The IAEA stands ready to work with the DPRK - and with all others - towards a solution that addresses the needs of the international community to ensure that all nuclear activities in the DPRK are exclusively for peaceful purposes, while addressing the security and other concerns of the DPRK.

Implementation of the NPT Safeguards Agreement in the Islamic Republic of Iran
The implementation of the NPT safeguards agreement in the Islamic Republic of Iran has been on the agenda of the IAEA Board of Governors for more than three years, and lately also on the agenda of the United Nations Security Council. On 31 July 2006, the Security Council adopted resolution 1696, in which it called upon Iran to take the steps required by the Board in its resolution of 4 February 2006. These steps included the necessity of the IAEA continuing its work to clarify all outstanding issues relating to Iran’s nuclear programme, and the re-establishment by Iran of full and sustained suspension of all its enrichment related and reprocessing activities. In my report of 31 August to the Board and to the Security Council, regarding Iran´s fulfillment of the requirements of that resolution, I stated that Iran had not suspended its enrichment related activities, nor was the IAEA able to make progress on resolving the outstanding issues, issues that require certain transparency measures on the part of Iran. The IAEA continues therefore to be unable to confirm the peaceful nature of Iran´s nuclear programme, which is a matter of serious concern.

In this context, I still hope that, ultimately, through dialogue between Iran and its European and other partners, conditions will be created to engage in a long overdue negotiation to achieve a comprehensive settlement that would, on the one hand, supplement IAEA verification efforts in addressing international concerns about the peaceful nature of Iran´s nuclear programme, while on the other hand addressing Iran´s security and other concerns.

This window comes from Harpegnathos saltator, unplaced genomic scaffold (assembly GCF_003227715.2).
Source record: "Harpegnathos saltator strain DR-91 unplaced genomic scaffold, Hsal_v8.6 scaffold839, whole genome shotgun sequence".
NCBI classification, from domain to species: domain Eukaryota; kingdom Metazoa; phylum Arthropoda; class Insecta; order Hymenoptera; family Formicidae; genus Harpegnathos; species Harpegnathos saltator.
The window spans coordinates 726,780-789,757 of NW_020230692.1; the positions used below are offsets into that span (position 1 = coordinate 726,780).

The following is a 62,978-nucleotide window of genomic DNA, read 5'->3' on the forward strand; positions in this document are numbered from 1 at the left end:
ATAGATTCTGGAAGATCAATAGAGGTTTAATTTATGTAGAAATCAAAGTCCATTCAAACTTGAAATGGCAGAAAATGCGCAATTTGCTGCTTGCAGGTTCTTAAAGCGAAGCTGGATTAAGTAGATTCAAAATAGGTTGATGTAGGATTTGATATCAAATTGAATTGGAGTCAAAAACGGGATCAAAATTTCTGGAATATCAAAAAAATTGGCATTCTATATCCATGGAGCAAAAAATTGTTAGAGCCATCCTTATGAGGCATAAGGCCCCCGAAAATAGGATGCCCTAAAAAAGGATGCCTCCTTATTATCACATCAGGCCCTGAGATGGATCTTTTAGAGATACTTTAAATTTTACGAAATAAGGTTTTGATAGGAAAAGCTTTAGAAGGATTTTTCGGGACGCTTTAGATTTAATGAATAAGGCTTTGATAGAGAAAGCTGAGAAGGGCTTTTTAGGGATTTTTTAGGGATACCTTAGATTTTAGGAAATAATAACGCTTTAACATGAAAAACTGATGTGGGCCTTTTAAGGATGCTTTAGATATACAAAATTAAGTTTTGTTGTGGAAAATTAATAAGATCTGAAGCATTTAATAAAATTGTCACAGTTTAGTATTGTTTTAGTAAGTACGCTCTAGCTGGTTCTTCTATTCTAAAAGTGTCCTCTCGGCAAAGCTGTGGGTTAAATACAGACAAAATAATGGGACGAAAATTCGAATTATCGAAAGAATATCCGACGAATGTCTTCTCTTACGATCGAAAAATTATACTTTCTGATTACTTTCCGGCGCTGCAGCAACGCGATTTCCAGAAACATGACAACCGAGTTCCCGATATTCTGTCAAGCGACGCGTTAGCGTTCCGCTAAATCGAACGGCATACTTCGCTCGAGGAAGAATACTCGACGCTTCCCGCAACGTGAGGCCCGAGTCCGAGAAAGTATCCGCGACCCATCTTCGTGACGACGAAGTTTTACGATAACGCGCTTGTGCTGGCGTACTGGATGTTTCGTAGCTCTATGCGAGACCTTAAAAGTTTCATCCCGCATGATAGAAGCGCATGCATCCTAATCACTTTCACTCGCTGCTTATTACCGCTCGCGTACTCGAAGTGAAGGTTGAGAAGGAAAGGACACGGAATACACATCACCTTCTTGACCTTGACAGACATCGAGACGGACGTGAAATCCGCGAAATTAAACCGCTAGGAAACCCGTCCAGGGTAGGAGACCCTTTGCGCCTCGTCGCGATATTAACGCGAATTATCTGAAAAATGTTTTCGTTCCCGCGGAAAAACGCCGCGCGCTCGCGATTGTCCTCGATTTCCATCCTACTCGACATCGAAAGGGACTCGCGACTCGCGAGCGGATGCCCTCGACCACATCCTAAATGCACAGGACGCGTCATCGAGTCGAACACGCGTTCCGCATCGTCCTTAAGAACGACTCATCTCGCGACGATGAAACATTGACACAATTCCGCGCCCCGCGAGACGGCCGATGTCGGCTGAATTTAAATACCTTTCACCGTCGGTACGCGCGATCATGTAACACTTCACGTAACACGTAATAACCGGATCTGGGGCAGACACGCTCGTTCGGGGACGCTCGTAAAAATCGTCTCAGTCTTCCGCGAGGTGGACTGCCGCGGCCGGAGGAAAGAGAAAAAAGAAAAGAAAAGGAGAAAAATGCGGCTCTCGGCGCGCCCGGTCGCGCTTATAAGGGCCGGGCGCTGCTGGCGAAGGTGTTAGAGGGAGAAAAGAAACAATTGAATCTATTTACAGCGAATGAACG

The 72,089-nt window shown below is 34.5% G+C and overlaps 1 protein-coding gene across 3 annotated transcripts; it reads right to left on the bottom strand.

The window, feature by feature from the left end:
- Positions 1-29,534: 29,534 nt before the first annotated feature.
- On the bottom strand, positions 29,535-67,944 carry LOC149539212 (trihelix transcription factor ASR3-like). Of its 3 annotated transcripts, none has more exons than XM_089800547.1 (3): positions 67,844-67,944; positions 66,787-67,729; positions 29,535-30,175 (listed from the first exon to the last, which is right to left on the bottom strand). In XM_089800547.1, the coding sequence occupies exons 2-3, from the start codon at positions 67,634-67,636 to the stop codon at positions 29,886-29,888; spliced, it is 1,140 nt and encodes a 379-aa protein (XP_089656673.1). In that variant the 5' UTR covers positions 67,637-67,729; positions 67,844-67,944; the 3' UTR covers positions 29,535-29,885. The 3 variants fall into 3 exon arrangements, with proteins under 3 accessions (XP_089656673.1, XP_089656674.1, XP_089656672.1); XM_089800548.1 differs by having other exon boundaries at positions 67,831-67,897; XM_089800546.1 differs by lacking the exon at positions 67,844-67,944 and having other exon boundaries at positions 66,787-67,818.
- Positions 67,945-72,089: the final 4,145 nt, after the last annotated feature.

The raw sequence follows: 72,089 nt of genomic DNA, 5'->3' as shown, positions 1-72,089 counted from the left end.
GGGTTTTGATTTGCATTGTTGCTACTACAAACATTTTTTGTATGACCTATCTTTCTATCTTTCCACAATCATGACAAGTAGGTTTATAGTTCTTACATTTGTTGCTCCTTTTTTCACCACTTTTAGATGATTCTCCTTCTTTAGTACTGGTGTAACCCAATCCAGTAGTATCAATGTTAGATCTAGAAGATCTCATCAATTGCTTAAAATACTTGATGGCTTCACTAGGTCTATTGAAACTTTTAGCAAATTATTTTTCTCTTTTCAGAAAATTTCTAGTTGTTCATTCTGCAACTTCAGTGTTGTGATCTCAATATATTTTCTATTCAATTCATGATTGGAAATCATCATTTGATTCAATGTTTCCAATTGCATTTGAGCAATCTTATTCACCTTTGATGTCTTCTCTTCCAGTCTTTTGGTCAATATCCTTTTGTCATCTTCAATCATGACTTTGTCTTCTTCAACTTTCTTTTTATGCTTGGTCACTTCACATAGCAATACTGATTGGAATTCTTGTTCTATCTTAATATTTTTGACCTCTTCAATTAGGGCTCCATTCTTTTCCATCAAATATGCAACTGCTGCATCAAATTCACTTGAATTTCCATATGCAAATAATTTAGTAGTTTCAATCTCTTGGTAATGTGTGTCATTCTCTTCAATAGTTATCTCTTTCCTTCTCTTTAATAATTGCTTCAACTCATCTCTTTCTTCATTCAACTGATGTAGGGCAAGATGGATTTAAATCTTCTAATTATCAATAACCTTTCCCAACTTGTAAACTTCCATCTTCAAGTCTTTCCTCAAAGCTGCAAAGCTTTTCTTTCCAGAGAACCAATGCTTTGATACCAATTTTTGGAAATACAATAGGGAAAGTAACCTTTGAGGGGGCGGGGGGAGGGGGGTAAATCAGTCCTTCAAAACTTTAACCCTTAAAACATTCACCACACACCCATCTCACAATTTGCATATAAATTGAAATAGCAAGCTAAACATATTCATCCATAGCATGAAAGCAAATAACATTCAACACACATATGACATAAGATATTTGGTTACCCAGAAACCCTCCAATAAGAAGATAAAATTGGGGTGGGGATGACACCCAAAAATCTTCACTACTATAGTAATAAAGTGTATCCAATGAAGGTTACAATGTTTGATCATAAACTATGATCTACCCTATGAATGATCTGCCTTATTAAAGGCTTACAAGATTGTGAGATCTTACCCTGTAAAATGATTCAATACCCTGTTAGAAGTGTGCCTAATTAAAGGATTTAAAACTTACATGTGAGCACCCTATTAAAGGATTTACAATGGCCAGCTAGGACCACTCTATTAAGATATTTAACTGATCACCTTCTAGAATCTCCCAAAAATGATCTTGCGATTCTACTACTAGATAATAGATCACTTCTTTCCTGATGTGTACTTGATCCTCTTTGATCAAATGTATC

New Framework for the Nuclear Fuel Cycle

The increase in global energy demand is driving a potential expansion in the use of nuclear energy. And concern is mounting regarding the proliferation risks created by the further spread of sensitive nuclear technology, such as uranium enrichment and spent fuel reprocessing.

The convergence of these realities points to the need for the development of a new framework for the nuclear fuel cycle.

For the last two years, I have been calling for the development of a new, multilateral approach to the nuclear fuel cycle, as a key measure to strengthen non-proliferation and cope with the expected expansion of nuclear power use. The establishment of a framework that is equitable and accessible to all users of nuclear energy acting in accordance with agreed nuclear non-proliferation norms will be a complex endeavour that needs to be addressed through progressive steps.